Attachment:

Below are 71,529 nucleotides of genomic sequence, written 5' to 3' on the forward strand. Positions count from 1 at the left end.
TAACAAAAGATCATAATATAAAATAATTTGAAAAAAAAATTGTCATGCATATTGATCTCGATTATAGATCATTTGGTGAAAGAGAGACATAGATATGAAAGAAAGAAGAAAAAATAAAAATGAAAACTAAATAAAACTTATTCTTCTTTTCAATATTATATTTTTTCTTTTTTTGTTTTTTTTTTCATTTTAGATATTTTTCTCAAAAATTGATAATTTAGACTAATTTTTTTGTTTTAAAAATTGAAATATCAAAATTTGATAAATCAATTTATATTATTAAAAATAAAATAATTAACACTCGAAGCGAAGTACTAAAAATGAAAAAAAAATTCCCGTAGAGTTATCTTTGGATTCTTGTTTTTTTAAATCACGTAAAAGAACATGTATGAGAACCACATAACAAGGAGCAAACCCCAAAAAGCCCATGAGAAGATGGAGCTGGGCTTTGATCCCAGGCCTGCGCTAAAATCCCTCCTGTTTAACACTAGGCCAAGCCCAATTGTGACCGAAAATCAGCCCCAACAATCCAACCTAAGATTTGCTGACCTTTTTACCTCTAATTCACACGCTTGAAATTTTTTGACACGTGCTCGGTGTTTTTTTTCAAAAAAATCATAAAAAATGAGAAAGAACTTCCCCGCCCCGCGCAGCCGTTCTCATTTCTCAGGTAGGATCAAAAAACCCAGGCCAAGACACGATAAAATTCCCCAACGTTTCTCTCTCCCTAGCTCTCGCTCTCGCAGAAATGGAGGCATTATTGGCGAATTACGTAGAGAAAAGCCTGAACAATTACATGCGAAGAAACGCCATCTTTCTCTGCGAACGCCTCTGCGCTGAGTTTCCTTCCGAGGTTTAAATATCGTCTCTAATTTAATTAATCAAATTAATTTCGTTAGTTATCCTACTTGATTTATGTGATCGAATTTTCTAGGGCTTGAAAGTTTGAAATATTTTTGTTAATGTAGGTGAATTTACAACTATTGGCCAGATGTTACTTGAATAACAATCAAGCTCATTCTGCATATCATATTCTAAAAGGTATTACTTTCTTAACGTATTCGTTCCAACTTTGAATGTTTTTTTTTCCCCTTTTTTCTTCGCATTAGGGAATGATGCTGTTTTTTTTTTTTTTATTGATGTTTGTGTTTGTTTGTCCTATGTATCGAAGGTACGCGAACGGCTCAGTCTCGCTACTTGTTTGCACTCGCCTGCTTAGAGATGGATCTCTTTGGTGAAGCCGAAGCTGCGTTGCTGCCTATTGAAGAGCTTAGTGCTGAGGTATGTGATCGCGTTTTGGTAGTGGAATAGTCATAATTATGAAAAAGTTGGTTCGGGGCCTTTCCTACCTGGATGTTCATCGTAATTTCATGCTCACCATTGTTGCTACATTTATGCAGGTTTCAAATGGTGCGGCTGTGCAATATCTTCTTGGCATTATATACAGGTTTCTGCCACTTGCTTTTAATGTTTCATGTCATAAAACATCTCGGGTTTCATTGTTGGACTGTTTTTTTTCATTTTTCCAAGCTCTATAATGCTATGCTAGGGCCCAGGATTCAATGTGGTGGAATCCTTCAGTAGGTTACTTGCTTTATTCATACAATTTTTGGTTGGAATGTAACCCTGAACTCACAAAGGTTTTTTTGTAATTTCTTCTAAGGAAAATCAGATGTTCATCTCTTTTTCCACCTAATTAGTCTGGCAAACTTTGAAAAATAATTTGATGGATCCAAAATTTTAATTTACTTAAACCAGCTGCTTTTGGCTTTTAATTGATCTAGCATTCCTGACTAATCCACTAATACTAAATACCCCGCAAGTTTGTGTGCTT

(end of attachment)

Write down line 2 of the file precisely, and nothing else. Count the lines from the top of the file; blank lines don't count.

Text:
TAACAAAAGATCATAATATAAAATAATTTGAAAAAAAAATTGTCATGCATATTGATCTCGATTATAGATCATTTGGTGAAAGAGAGACATAGATATGAAAGAAAGAAGAAAAAATAAAAATGAAAACTAAATAAAACTTATTCTTCTTTTCAATATTATATTTTTTCTTTTTTTGTTTTTTTTTTCATTTTAGATATTTTTCTCAAAAATTGATAATTTAGACTAATTTTTTTGTTTTAAAAATTGAAATATCAAAATTTGATAAATCAATTTATATTATTAAAAATAAAATAATTAACACTCGAAGCGAAGTACTAAAAATGAAAAAAAAATTCCCGTAGAGTTATCTTTGGATTCTTGTTTTTTTAAATCACGTAAAAGAACATGTATGAGAACCACATAACAAGGAGCAAACCCCAAAAAGCCCATGAGAAGATGGAGCTGGGCTTTGATCCCAGGCCTGCGCTAAAATCCCTCCTGTTTAACACTAGGCCAAGCCCAATTGTGACCGAAAATCAGCCCCAACAATCCAACCTAAGATTTGCTGACCTTTTTACCTCTAATTCACACGCTTGAAATTTTTTGACACGTGCTCGGTGTTTTTTTTCAAAAAAATCATAAAAAATGAGAAAGAACTTCCCCGCCCCGCGCAGCCGTTCTCATTTCTCAGGTAGGATCAAAAAACCCAGGCCAAGACACGATAAAATTCCCCAACGTTTCTCTCTCCCTAGCTCTCGCTCTCGCAGAAATGGAGGCATTATTGGCGAATTACGTAGAGAAAAGCCTGAACAATTACATGCGAAGAAACGCCATCTTTCTCTGCGAACGCCTCTGCGCTGAGTTTCCTTCCGAGGTTTAAATATCGTCTCTAATTTAATTAATCAAATTAATTTCGTTAGTTATCCTACTTGATTTATGTGATCGAATTTTCTAGGGCTTGAAAGTTTGAAATATTTTTGTTAATGTAGGTGAATTTACAACTATTGGCCAGATGTTACTTGAATAACAATCAAGCTCATTCTGCATATCATATTCTAAAAGGTATTACTTTCTTAACGTATTCGTTCCAACTTTGAATGTTTTTTTTTCCCCTTTTTTCTTCGCATTAGGGAATGATGCTGTTTTTTTTTTTTTTATTGATGTTTGTGTTTGTTTGTCCTATGTATCGAAGGTACGCGAACGGCTCAGTCTCGCTACTTGTTTGCACTCGCCTGCTTAGAGATGGATCTCTTTGGTGAAGCCGAAGCTGCGTTGCTGCCTATTGAAGAGCTTAGTGCTGAGGTATGTGATCGCGTTTTGGTAGTGGAATAGTCATAATTATGAAAAAGTTGGTTCGGGGCCTTTCCTACCTGGATGTTCATCGTAATTTCATGCTCACCATTGTTGCTACATTTATGCAGGTTTCAAATGGTGCGGCTGTGCAATATCTTCTTGGCATTATATACAGGTTTCTGCCACTTGCTTTTAATGTTTCATGTCATAAAACATCTCGGGTTTCATTGTTGGACTGTTTTTTTTCATTTTTCCAAGCTCTATAATGCTATGCTAGGGCCCAGGATTCAATGTGGTGGAATCCTTCAGTAGGTTACTTGCTTTATTCATACAATTTTTGGTTGGAATGTAACCCTGAACTCACAAAGGTTTTTTTGTAATTTCTTCTAAGGAAAATCAGATGTTCATCTCTTTTTCCACCTAATTAGTCTGGCAAACTTTGAAAAATAATTTGATGGATCCAAAATTTTAATTTACTTAAACCAGCTGCTTTTGGCTTTTAATTGATCTAGCATTCCTGACTAATCCACTAATACTAAATACCCCGCAAGTTTGTGTGCTT